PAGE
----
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In fact, in the majority of patients, the pain comes and goes for a few years until growth is complete. At that point, the pain goes away permanently. In others, the pain gets increasingly worse during the teenage years, the articular cartilage of the patella may actually break down, and medical or surgical treatment may be necessary.


CLINICAL FEATURES Introspective teenage girl or athletic young adult Flat foot / Knock kneed athletes Spontaneous Pain in front of knee/ beneath the knee cap Maybe h/o recurrent displacements/injury Aggravated by activity/climbing down stairs/standing after prolonged sitting with knees flexed Both knees Swelling-give way-catching(not true locking) Grating/grinding sensation when knee is extended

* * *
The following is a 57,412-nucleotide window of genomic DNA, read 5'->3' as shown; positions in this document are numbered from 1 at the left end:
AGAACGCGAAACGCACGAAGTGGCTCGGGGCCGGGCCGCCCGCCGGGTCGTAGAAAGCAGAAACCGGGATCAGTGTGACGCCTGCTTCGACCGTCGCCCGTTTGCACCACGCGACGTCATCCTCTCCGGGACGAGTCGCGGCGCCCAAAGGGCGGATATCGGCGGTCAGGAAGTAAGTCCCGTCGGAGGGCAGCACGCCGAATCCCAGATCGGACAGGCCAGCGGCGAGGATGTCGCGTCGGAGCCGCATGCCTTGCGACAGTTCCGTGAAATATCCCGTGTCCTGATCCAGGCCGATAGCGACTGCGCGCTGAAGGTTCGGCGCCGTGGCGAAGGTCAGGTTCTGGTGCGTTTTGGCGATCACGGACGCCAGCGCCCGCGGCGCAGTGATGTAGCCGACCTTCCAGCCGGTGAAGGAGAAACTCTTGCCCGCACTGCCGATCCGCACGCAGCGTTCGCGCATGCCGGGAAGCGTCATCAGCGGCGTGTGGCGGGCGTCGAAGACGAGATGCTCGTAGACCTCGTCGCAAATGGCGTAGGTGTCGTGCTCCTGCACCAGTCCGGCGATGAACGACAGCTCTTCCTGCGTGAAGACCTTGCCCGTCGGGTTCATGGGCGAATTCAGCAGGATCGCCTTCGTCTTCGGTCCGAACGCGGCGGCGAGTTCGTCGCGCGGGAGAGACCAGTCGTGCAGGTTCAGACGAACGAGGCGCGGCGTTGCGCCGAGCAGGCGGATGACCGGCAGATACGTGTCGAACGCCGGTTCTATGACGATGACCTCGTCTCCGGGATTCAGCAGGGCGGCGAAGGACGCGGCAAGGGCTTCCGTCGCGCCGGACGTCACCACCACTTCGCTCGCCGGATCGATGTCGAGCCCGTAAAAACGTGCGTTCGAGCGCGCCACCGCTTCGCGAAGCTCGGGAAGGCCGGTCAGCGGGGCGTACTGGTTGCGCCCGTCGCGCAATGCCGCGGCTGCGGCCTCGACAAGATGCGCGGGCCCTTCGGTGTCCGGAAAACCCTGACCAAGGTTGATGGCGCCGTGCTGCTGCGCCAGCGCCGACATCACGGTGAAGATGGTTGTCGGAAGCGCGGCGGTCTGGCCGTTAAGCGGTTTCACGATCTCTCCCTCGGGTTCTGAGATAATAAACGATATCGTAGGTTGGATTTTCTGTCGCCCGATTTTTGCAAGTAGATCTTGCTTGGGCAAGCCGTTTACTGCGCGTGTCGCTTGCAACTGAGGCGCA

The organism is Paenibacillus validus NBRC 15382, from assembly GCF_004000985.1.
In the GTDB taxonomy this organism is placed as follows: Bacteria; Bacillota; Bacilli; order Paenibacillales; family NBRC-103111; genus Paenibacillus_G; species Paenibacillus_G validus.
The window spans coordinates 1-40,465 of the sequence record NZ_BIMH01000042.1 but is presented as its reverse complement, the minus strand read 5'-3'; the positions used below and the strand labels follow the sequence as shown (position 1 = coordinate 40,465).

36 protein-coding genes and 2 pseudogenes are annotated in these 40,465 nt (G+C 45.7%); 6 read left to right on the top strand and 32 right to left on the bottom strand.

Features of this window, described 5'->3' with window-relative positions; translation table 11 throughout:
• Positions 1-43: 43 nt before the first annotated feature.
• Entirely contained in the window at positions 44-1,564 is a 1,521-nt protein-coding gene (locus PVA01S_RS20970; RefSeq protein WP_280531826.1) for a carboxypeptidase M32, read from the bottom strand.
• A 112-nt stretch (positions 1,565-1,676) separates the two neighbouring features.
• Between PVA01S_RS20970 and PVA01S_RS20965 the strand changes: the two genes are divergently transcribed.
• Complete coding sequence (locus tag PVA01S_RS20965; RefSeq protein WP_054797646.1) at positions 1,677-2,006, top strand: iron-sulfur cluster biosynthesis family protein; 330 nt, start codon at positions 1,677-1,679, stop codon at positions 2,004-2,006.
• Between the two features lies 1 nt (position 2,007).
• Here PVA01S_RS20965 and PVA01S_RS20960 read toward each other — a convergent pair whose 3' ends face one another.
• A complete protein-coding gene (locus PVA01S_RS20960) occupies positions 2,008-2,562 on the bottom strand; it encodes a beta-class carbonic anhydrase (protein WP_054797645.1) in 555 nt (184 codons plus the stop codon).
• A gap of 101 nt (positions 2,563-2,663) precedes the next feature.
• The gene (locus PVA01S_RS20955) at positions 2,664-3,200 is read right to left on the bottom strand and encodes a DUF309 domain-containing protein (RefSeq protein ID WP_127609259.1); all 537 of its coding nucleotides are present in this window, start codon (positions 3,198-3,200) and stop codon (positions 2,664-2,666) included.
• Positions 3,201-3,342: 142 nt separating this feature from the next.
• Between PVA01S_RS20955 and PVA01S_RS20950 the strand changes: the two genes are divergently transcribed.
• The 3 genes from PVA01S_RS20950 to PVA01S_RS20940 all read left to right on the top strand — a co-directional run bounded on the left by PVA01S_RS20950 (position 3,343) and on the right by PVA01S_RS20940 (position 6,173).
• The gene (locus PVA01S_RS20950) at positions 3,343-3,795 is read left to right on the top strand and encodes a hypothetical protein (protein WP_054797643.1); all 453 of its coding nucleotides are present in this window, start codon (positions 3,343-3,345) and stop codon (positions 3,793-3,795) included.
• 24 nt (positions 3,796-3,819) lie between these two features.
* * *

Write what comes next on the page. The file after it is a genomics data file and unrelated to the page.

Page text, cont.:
Signs Appears Normal knee Malalignment /tilting of patella Quadriceps wasting Effusion Crepitus on moving the knee Tenderness under the edge of the patella Small high patella “Theatre sign”?

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Press patella against femur to elicit pain and asking patient to contract the quadriceps first with central pressure then compressing the medial facet and then the lateral facet Apprehension test + implies previous subluxation/dislocation. Patellar tracking with pt seated at edge of the couch, flexing and extending knee against resistance Patellar alignment gauged by Q angle-angle subtended by the line of quadriceps pull and the line of patellar ligament. Should not exceed 20 degrees Structures around knee and hip examined r/o referred pain